These seasons of financial scarcity or drought can be good opportunities for self-reflection and evaluation. Hardships help remind us of what we truly value and treasure. When you find yourself strapped for cash, you may notice that you become more intentional and purposeful about your money. Seize the moment to clarify your goals and dreams.

Survive and Thrive

First, it’s important to understand that money has a flow of it’s own. Money (think, money managers) reacts to daily events and conditions, just like the weather or the tide. Income is influenced by the financial strength of a company, as well as consumer spending. Income fluctuates based on the ebbs and flows of the world around you. Expenses vary as well. It reflects the demand and supply costs for each vendor, city or country. Nothing is set in stone.

Second, it’s important to understand your own bias towards money. On the one hand, many folks have a fear of never having enough money. This leads to buying more than they actually need out of fear that they won’t be able to later. In other words, do everything now when you have cash in hand. On the other hand, many folks over-estimate what they can afford. They make assumptions that their income will grow exponentially each year and make buying decisions based on that.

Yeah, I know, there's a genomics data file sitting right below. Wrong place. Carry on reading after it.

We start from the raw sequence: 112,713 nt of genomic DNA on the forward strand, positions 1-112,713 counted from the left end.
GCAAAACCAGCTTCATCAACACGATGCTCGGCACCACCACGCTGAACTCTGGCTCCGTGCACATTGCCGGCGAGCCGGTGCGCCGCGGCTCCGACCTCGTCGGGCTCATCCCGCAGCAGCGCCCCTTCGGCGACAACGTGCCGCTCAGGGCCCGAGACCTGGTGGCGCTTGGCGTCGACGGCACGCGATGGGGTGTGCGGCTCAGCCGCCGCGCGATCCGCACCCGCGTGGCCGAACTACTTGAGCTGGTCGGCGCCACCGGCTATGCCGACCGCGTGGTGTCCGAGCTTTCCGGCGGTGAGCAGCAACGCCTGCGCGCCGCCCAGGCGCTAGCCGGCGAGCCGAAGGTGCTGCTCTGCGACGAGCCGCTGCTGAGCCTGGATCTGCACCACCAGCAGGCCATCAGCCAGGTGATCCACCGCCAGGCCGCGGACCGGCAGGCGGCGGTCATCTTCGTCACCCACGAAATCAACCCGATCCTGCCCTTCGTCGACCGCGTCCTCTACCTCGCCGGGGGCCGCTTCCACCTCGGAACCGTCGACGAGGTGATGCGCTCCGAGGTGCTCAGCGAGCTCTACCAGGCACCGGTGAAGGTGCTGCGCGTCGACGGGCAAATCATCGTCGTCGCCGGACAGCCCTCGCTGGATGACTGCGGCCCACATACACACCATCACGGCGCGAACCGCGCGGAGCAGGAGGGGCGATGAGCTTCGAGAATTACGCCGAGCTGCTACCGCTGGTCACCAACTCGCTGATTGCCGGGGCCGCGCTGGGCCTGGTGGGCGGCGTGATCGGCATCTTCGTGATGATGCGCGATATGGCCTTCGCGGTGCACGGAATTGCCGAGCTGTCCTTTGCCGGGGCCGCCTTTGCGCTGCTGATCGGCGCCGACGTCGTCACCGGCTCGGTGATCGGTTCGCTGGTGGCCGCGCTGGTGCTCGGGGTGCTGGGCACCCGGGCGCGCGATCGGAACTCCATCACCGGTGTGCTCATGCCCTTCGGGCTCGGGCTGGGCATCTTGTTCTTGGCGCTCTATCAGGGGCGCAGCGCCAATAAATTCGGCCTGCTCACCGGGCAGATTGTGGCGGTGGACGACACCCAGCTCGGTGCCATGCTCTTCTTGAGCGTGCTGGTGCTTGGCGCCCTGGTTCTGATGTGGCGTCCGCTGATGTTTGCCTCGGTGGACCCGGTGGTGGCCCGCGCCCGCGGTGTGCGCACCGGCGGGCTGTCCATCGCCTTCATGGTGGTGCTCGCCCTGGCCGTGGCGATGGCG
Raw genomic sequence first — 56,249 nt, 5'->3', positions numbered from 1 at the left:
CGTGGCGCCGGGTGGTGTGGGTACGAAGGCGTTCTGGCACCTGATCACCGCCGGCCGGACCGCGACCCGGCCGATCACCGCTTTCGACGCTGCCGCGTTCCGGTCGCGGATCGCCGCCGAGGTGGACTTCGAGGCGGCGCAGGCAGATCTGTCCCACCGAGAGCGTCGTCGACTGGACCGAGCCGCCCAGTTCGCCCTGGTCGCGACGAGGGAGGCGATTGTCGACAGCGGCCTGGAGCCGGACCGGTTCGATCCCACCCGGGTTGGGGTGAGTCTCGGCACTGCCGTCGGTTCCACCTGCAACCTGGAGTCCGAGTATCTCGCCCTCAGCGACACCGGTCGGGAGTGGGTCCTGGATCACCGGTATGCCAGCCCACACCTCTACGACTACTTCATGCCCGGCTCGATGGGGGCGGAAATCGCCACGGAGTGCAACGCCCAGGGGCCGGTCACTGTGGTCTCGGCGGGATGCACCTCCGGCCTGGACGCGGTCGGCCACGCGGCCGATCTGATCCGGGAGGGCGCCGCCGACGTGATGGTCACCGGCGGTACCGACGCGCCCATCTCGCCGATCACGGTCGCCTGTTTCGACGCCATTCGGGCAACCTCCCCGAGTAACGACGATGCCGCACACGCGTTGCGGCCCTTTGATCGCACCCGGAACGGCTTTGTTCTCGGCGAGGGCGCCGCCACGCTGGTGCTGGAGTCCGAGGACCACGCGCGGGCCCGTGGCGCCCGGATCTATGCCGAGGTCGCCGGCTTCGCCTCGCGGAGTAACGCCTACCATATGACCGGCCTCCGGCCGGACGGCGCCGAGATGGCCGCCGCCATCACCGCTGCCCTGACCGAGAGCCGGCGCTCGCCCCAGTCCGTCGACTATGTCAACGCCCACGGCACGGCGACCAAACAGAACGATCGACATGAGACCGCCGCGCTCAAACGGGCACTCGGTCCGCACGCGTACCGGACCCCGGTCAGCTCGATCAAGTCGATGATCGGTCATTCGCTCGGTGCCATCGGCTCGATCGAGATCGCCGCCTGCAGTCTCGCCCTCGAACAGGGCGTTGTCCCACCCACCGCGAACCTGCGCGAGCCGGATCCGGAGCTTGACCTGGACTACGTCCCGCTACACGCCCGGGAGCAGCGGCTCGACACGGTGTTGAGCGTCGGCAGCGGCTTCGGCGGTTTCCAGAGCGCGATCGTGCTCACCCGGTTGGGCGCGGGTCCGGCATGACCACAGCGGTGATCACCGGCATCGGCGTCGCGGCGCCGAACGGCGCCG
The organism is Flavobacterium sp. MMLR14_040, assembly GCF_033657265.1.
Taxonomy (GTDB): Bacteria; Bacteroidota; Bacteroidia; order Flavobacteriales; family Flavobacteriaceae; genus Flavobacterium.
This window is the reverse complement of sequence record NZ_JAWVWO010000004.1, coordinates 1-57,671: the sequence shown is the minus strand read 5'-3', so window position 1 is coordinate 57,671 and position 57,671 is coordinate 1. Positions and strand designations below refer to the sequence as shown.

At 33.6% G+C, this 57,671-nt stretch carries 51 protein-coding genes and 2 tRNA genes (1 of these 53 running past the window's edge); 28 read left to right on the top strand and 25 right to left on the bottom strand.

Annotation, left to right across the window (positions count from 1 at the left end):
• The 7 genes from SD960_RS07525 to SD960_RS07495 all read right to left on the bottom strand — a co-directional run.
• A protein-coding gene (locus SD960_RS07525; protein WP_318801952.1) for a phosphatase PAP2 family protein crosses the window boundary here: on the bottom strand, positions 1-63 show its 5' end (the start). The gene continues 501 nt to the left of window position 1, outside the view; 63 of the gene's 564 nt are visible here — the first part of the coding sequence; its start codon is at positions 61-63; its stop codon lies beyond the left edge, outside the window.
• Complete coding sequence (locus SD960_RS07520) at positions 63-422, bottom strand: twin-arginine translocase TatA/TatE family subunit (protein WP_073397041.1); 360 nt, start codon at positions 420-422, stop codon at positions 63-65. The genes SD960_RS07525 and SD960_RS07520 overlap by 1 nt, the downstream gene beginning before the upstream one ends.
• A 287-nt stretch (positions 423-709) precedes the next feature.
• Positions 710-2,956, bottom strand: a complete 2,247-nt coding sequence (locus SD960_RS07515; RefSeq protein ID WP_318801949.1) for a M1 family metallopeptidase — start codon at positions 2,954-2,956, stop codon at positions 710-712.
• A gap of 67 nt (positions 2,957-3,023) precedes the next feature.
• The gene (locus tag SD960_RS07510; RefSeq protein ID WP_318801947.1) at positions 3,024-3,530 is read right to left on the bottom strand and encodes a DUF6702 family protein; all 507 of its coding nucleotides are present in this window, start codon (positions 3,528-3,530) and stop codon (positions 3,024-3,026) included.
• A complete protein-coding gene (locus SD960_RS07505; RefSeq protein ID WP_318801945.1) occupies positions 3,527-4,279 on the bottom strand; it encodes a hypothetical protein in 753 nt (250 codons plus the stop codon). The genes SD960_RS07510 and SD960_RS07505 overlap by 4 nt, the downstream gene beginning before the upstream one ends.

Be realistic – set aside time to create a spreadsheet with every account you have, both financial accounts and expense accounts.

Align your money with your values – identify the purpose and function for each account and expense you have. What does each one have to do with accomplishing your goals and dreams?

Clean your Financial House – begin to eliminate and cut back on those expenses that do not align with your goals. Especially during lean times, focus on protecting the essentials – a safe shelter, healthy nutrition and strong relationships.

Care for your wellbeing – be honest about the things that you really need. Find ways to replace expenses with similar experiences that are free or have a low cost. Remember that you can add things back later when your cashflow improves. Financial droughts don’t last forever.